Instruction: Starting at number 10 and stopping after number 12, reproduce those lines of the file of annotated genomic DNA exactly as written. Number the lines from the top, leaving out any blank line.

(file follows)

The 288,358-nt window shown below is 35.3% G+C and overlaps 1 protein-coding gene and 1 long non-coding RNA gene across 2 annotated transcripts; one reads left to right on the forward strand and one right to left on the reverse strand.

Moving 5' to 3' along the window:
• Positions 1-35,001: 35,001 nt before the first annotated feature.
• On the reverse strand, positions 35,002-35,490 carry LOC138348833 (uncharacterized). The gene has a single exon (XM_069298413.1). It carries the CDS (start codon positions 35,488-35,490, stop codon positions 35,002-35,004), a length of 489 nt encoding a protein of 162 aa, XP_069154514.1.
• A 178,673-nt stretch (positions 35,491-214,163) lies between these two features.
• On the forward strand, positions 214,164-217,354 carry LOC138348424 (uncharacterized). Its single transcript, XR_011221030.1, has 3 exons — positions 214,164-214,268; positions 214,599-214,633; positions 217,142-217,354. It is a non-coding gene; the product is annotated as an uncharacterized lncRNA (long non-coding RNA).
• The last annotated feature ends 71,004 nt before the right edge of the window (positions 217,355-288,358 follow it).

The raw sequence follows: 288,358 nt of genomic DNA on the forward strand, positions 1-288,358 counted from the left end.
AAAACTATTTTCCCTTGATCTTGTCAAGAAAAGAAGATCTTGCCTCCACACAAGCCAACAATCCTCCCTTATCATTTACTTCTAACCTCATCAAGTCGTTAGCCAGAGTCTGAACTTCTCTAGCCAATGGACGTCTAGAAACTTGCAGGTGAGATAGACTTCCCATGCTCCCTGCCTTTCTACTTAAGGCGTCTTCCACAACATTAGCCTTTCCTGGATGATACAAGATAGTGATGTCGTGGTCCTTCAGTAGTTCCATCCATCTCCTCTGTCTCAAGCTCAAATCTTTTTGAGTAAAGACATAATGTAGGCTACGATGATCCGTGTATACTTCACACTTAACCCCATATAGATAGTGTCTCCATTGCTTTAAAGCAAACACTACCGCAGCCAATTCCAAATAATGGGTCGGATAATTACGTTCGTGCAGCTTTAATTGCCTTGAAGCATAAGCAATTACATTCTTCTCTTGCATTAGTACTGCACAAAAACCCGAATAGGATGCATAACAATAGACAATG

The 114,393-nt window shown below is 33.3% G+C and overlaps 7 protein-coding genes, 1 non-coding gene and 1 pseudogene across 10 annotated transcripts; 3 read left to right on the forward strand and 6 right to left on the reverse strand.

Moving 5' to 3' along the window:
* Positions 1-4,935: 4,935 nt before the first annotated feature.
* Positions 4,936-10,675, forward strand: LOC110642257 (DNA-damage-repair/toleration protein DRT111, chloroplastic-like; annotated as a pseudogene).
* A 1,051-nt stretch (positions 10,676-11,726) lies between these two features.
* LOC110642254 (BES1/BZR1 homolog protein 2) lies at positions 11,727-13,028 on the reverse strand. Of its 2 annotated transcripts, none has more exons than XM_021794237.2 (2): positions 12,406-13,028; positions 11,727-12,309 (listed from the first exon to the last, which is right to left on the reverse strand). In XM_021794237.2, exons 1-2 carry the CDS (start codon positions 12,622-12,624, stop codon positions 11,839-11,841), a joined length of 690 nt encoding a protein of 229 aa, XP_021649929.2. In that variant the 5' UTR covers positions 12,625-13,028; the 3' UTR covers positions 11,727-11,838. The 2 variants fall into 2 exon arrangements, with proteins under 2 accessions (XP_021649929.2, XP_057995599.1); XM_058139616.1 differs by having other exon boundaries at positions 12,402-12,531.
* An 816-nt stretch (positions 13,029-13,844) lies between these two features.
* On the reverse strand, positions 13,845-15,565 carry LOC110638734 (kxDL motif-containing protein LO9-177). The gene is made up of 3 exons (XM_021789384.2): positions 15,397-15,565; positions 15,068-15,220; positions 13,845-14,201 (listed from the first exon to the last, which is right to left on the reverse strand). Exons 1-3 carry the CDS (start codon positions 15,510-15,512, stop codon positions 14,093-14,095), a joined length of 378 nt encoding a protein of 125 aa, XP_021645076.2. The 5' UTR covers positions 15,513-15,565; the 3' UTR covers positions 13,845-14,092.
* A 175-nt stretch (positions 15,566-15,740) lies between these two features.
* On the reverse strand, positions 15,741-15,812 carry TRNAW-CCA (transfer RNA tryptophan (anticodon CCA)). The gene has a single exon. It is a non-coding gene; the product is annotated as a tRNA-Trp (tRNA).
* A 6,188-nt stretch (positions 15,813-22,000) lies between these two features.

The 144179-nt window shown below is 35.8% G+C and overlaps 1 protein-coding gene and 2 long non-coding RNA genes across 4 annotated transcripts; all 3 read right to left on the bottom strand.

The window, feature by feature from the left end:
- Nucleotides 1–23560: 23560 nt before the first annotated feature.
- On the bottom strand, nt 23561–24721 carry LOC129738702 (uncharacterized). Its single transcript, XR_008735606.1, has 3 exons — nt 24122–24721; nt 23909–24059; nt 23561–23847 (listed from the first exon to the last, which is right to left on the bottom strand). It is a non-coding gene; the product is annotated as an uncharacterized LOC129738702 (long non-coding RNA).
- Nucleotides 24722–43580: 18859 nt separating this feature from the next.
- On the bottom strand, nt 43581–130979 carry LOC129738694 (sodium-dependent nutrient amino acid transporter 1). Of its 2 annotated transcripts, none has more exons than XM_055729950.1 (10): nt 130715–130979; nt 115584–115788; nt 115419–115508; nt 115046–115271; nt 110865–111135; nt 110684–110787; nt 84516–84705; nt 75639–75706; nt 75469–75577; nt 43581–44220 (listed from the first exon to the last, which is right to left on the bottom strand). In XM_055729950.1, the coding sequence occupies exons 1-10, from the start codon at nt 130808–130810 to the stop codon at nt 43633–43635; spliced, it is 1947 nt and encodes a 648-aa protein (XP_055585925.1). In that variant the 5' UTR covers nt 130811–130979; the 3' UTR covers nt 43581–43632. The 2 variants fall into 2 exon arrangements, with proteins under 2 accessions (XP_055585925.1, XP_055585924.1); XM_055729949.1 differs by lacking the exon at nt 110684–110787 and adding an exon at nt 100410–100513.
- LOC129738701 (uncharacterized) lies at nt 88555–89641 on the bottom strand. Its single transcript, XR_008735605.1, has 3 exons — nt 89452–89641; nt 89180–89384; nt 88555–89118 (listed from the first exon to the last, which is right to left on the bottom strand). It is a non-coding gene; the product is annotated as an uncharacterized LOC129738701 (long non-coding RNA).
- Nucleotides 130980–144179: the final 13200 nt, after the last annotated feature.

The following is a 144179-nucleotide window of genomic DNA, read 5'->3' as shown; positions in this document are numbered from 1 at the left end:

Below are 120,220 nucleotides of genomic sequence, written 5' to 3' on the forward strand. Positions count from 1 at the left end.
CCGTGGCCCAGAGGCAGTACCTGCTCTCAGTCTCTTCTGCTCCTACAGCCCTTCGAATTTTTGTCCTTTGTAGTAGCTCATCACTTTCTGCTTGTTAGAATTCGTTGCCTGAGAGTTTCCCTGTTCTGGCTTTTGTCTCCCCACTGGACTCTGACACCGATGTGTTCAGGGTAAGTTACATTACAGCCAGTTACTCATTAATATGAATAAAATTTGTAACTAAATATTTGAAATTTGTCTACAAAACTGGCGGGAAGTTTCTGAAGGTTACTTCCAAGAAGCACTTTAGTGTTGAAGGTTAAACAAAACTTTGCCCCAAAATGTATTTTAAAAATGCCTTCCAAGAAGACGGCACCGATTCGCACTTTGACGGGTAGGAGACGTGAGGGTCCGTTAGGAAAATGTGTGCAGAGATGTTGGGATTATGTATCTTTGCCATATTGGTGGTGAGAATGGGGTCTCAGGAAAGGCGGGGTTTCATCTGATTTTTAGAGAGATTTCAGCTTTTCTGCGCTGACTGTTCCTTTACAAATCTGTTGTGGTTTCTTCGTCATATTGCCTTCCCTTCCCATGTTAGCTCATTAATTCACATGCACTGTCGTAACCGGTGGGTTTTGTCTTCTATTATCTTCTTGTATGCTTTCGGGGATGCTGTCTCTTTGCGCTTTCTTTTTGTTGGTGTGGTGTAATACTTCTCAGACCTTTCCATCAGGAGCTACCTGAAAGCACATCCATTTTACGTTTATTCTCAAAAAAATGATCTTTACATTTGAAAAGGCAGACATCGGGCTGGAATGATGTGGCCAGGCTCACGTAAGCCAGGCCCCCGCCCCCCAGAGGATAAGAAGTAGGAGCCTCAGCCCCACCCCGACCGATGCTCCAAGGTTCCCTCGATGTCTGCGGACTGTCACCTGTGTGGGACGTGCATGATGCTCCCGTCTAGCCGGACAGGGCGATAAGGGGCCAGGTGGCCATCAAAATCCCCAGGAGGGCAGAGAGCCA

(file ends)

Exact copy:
The 114,393-nt window shown below is 33.3% G+C and overlaps 7 protein-coding genes, 1 non-coding gene and 1 pseudogene across 10 annotated transcripts; 3 read left to right on the forward strand and 6 right to left on the reverse strand.

Moving 5' to 3' along the window:
* Positions 1-4,935: 4,935 nt before the first annotated feature.